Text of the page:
Monday, August 08, 2005

A Watched Clock Never Lets You Off Work

Torporific over at Torpor Indy has pointed out that BMV Commissioner Joel Silverman has removed all clocks from the BMV because of “the tendency of government employees to be clock-watchers.”

Mr. Silverman clearly has a few things to learn about state employees. Taking away the clocks will not make state employees more motivated. State employees are clock-watchers because there is no incentive not to be. With nearly all state employment, good work gets you exactly the same raise or pay as mediocre work. Even a rational, intelligent individual will maximize their happiness by doing the least amount of work possible so as to not get fired. Their choice is (1) work hard and be underpaid or (2) be lazy and be underpaid. Who in their right mind would choose the former? There are *NO* bonuses for work well done, so even motivated, ladder-climbing workers will soon discover the idleness of their hard work.

Let me illustrate my point. Here is a job description for a current state opening, paying $44,226 per year:

RESPONSIBILITIES: This person will be responsible for determining effluent limitations for various pollutant parameters for NPDES permits. Essential activities will include gathering data, using computer models, conducting wasteload allocations, and preparing technical memoranda. This person will also be responsible for assisting in the development of policies and rules for the implementation of the NPDES permit program and will serve as a technical resource for the Permitting Branch. This person may also be assigned to write NPDES permits.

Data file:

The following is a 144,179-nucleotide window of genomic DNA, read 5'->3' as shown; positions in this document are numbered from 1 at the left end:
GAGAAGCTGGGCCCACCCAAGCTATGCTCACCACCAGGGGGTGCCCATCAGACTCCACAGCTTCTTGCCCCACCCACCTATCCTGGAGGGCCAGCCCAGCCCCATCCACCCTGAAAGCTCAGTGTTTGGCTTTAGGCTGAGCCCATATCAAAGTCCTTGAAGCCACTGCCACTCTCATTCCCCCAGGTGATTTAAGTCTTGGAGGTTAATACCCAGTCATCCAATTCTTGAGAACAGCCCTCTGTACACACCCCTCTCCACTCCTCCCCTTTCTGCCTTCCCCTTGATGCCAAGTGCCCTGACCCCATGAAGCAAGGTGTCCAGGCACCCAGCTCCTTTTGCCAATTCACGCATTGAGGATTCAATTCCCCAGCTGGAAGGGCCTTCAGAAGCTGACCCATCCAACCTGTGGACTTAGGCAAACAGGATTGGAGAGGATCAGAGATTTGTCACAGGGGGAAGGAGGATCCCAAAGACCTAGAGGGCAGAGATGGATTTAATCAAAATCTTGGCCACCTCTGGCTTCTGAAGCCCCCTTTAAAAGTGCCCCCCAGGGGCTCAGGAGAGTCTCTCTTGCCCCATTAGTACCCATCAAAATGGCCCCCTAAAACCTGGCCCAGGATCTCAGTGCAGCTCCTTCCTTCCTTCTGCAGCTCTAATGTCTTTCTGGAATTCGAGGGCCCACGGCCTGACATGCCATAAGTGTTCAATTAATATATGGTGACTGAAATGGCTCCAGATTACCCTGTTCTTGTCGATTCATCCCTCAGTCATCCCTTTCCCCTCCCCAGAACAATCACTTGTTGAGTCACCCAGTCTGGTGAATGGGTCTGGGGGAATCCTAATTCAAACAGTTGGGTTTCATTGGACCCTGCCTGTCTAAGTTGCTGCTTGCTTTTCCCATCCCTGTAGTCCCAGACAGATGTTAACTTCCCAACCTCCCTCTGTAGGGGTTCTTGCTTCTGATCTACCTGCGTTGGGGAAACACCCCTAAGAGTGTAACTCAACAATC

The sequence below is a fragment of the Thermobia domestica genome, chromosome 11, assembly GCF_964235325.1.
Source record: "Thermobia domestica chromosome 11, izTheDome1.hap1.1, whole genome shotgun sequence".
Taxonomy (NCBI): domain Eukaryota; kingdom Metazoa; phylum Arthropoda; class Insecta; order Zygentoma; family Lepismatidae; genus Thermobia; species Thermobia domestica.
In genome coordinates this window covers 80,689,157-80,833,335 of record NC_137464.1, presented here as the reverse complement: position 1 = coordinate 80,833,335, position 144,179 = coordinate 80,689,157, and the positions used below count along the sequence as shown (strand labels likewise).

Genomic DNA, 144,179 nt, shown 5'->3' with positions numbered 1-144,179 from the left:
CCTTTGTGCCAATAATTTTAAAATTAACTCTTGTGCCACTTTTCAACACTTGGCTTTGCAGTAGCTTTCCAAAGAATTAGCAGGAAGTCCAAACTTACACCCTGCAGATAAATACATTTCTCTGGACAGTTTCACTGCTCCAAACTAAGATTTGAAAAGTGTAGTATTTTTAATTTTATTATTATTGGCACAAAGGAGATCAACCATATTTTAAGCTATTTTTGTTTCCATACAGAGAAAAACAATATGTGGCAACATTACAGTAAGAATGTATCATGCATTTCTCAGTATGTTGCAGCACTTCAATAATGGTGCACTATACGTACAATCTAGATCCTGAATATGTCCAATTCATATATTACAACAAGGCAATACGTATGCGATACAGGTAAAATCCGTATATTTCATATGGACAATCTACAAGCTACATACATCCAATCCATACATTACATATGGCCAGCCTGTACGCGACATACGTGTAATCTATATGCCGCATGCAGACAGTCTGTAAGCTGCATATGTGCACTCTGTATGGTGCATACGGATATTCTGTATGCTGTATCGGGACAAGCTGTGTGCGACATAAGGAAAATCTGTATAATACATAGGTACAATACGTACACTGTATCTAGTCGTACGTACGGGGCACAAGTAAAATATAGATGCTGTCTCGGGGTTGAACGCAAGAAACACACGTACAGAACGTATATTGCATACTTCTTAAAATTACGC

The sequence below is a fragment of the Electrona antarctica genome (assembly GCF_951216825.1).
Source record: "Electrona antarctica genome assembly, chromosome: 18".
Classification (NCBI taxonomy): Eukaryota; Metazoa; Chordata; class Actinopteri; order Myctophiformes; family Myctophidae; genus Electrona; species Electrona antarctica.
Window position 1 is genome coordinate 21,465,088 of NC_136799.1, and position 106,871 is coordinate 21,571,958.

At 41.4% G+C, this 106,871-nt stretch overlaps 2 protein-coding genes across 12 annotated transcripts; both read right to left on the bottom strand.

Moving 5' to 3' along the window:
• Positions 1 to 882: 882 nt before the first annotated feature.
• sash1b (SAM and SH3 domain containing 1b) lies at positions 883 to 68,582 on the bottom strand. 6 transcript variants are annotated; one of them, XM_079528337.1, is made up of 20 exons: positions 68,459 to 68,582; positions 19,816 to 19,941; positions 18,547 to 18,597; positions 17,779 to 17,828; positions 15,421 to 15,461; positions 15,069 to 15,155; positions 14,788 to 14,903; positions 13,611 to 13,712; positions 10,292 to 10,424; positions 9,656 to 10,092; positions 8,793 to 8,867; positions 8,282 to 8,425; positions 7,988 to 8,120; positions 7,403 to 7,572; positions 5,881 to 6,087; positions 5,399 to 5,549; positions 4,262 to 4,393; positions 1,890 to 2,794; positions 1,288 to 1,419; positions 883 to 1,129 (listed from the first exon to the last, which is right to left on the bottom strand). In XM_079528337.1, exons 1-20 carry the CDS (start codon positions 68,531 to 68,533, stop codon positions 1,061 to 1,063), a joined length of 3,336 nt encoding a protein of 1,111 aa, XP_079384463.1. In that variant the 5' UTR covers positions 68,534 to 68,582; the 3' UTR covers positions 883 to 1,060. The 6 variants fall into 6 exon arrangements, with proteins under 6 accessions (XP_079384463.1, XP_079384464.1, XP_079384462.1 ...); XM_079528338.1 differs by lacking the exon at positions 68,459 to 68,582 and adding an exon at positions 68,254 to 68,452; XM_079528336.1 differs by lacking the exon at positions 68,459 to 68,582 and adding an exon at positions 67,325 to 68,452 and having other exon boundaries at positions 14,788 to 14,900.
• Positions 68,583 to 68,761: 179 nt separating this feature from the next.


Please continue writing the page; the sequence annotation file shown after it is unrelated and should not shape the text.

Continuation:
MIN QUALS: Four (4) years full-time professional engineering experence. A bachelor's degree from an accredited four-year college required. (Major in Engineering required.) ...
ADDL INFO: The successful candidate should have technical writing skills, good communication skills, familiarity with NPDES rules and/or water quality standards, and proficient computer skills (including Microsoft Word and Excel).

Now Click here to see the Yahoo Hotjobs report that states that an environmental engineering manager in the Indianapolis area should make an average of $116,198.

Would you be a hard worker if you were the engineer getting paid $44K? Or would you spend your entire day on the internet looking for a job in the private sector for nearly three times as much money? Hmmm....

The problem with state employees is incentives and pay, not clocks. If politicians want to save the taxpayer dollars by keeping state salaries low, then the quality of work is going to suffer. Regardless of the intelligence or competence of the workers. Period. For a guy who spent his entire career in the private sector, Mr. Silverman has a lot to learn about worker incentives. And manners.


Blogger torporific said...

You've hit the nail on the head. I am not sure what they pay now, but up until a year or so ago, a starting salary for an attorney with the Secy of State's office was 21,000 dollars. Typically, a starting salary for other agencies is around 28,000.

7:27 AM  

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